I have noticed this is a growing trend. People don’t want to talk about facts or come up with a resolution.. they just want to be right. They will flop subjects or sides mid conversation just to save face. They make the most inflammatory comments just to confuse and befuddle their “opponent”. No one wants to help, no one wants to resolve.. people only want to win… even if by winning everyone loses.

coaching, Health, Healthcare, Love, Motivation, Wellness

Why are we still not talking about suicide?

I don’t get the whole taboo way of thought about mental health. I grew up with a mother who was schizophrenic. I had no problem telling people this, and people always are shocked by my openness. My son’s father has mental health and addiction issues and when I mention this people hush me. I have an aunt who is actually educated as a therapist and the thought of me telling anyone that my ex is a drug addict makes her cringe.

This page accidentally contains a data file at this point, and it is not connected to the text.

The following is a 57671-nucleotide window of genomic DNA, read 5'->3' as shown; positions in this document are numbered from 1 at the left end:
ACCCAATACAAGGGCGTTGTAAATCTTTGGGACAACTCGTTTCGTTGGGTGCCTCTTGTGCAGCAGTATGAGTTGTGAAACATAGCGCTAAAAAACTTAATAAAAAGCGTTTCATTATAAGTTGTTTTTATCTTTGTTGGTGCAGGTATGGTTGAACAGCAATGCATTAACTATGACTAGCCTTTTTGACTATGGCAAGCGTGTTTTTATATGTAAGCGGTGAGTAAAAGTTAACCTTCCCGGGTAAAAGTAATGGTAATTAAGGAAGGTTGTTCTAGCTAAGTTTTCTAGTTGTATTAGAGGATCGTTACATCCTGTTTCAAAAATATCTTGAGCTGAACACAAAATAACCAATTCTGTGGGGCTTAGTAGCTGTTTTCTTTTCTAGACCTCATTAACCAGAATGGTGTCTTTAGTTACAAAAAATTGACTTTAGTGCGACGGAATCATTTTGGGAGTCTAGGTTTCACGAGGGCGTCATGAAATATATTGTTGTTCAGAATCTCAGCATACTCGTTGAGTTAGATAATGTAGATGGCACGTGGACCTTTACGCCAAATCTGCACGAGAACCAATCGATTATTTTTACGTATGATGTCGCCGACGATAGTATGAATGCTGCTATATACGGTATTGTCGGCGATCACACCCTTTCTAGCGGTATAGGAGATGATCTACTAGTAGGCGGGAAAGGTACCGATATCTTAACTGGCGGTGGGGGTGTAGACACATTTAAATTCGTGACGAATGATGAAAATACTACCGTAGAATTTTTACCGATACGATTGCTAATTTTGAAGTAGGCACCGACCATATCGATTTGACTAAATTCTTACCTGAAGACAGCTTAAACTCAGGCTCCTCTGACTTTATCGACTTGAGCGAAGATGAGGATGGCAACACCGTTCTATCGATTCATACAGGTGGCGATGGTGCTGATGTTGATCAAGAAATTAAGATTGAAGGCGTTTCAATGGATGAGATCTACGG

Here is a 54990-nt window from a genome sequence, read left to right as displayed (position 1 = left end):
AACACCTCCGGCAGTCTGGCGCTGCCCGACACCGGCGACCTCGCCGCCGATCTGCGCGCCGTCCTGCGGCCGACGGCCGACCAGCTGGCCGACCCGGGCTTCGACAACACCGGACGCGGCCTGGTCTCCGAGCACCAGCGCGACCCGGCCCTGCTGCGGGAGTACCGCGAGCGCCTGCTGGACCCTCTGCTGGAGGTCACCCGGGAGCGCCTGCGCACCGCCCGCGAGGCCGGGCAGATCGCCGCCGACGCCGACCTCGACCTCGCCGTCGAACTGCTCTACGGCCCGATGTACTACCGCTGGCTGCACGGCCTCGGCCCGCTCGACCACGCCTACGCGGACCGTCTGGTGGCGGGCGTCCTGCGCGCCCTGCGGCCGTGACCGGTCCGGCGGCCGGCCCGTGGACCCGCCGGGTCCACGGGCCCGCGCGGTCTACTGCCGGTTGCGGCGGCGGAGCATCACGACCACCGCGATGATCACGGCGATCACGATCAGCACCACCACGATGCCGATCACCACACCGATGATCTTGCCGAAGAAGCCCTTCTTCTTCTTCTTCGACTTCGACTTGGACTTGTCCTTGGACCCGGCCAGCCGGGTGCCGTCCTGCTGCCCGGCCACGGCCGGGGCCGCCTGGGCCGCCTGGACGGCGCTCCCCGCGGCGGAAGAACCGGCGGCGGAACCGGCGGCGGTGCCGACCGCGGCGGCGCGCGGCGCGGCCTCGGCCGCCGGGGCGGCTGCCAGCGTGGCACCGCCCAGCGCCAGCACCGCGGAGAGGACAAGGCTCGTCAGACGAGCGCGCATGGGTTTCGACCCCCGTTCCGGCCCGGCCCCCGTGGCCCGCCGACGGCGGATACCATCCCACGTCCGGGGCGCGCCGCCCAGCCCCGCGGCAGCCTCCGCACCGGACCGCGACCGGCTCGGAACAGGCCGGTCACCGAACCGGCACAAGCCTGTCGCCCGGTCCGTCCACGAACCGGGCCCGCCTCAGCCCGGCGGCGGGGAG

I don’t get it. These are illnesses. If my son’s father had cancer should I keep that hushed? My father had diabetes, and there was no problem with me talking about that. Most mental illness can be, at least helped, by medication and or different cognitive therapies… don’t we want this?

Healthcare is a huge topic of discussion right now. Gun violence is a huge topic of discussion right now… two rich celebrities within a week of one another lost their battles with mental illness and killed themselves, and yet, no one actually wants to talk about mental illness. I mean, people will wear colors or post memes and pictures to commemorate the fallen, but no one wants to actually talk about what’s going on in this world… with themselves or their loved ones.